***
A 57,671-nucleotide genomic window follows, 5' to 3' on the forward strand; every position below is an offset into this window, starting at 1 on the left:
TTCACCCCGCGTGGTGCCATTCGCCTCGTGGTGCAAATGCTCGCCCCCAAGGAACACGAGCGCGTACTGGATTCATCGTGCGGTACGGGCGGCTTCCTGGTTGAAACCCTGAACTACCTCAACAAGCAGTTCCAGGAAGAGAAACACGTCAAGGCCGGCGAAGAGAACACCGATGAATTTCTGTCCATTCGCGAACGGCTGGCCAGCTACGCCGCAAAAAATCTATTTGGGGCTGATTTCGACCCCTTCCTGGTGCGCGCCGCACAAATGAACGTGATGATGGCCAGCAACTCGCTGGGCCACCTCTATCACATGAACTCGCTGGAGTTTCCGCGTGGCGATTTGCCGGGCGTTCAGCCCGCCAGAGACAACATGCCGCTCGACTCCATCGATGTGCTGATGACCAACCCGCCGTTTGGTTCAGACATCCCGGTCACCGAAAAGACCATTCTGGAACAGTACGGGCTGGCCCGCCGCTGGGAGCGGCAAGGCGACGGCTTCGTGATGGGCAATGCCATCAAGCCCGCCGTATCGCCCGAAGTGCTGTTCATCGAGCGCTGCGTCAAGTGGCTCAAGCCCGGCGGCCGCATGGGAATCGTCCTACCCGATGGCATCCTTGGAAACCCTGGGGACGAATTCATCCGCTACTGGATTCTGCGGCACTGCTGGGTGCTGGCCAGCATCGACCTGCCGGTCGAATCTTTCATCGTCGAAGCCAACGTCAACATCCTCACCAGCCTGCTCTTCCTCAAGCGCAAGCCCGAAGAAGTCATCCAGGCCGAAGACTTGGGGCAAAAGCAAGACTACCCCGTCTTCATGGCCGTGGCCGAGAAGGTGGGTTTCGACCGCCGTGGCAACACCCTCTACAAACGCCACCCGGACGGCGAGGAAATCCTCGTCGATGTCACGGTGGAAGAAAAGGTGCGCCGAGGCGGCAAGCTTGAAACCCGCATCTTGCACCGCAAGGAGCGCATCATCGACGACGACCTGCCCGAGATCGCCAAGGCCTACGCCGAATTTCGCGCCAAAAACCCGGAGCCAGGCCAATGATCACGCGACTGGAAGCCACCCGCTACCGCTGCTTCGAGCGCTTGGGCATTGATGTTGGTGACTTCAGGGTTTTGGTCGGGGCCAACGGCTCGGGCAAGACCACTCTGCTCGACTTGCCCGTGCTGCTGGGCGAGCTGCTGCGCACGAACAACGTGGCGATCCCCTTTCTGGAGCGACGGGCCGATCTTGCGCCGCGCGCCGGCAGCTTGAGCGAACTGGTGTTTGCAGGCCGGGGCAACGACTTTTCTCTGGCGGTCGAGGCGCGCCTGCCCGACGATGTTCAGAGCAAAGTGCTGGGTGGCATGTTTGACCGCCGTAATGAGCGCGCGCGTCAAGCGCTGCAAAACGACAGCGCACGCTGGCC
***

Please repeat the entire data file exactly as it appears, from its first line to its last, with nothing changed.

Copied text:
A 57,671-nucleotide genomic window follows, 5' to 3' on the forward strand; every position below is an offset into this window, starting at 1 on the left:
TTCACCCCGCGTGGTGCCATTCGCCTCGTGGTGCAAATGCTCGCCCCCAAGGAACACGAGCGCGTACTGGATTCATCGTGCGGTACGGGCGGCTTCCTGGTTGAAACCCTGAACTACCTCAACAAGCAGTTCCAGGAAGAGAAACACGTCAAGGCCGGCGAAGAGAACACCGATGAATTTCTGTCCATTCGCGAACGGCTGGCCAGCTACGCCGCAAAAAATCTATTTGGGGCTGATTTCGACCCCTTCCTGGTGCGCGCCGCACAAATGAACGTGATGATGGCCAGCAACTCGCTGGGCCACCTCTATCACATGAACTCGCTGGAGTTTCCGCGTGGCGATTTGCCGGGCGTTCAGCCCGCCAGAGACAACATGCCGCTCGACTCCATCGATGTGCTGATGACCAACCCGCCGTTTGGTTCAGACATCCCGGTCACCGAAAAGACCATTCTGGAACAGTACGGGCTGGCCCGCCGCTGGGAGCGGCAAGGCGACGGCTTCGTGATGGGCAATGCCATCAAGCCCGCCGTATCGCCCGAAGTGCTGTTCATCGAGCGCTGCGTCAAGTGGCTCAAGCCCGGCGGCCGCATGGGAATCGTCCTACCCGATGGCATCCTTGGAAACCCTGGGGACGAATTCATCCGCTACTGGATTCTGCGGCACTGCTGGGTGCTGGCCAGCATCGACCTGCCGGTCGAATCTTTCATCGTCGAAGCCAACGTCAACATCCTCACCAGCCTGCTCTTCCTCAAGCGCAAGCCCGAAGAAGTCATCCAGGCCGAAGACTTGGGGCAAAAGCAAGACTACCCCGTCTTCATGGCCGTGGCCGAGAAGGTGGGTTTCGACCGCCGTGGCAACACCCTCTACAAACGCCACCCGGACGGCGAGGAAATCCTCGTCGATGTCACGGTGGAAGAAAAGGTGCGCCGAGGCGGCAAGCTTGAAACCCGCATCTTGCACCGCAAGGAGCGCATCATCGACGACGACCTGCCCGAGATCGCCAAGGCCTACGCCGAATTTCGCGCCAAAAACCCGGAGCCAGGCCAATGATCACGCGACTGGAAGCCACCCGCTACCGCTGCTTCGAGCGCTTGGGCATTGATGTTGGTGACTTCAGGGTTTTGGTCGGGGCCAACGGCTCGGGCAAGACCACTCTGCTCGACTTGCCCGTGCTGCTGGGCGAGCTGCTGCGCACGAACAACGTGGCGATCCCCTTTCTGGAGCGACGGGCCGATCTTGCGCCGCGCGCCGGCAGCTTGAGCGAACTGGTGTTTGCAGGCCGGGGCAACGACTTTTCTCTGGCGGTCGAGGCGCGCCTGCCCGACGATGTTCAGAGCAAAGTGCTGGGTGGCATGTTTGACCGCCGTAATGAGCGCGCGCGTCAAGCGCTGCAAAACGACAGCGCACGCTGGCC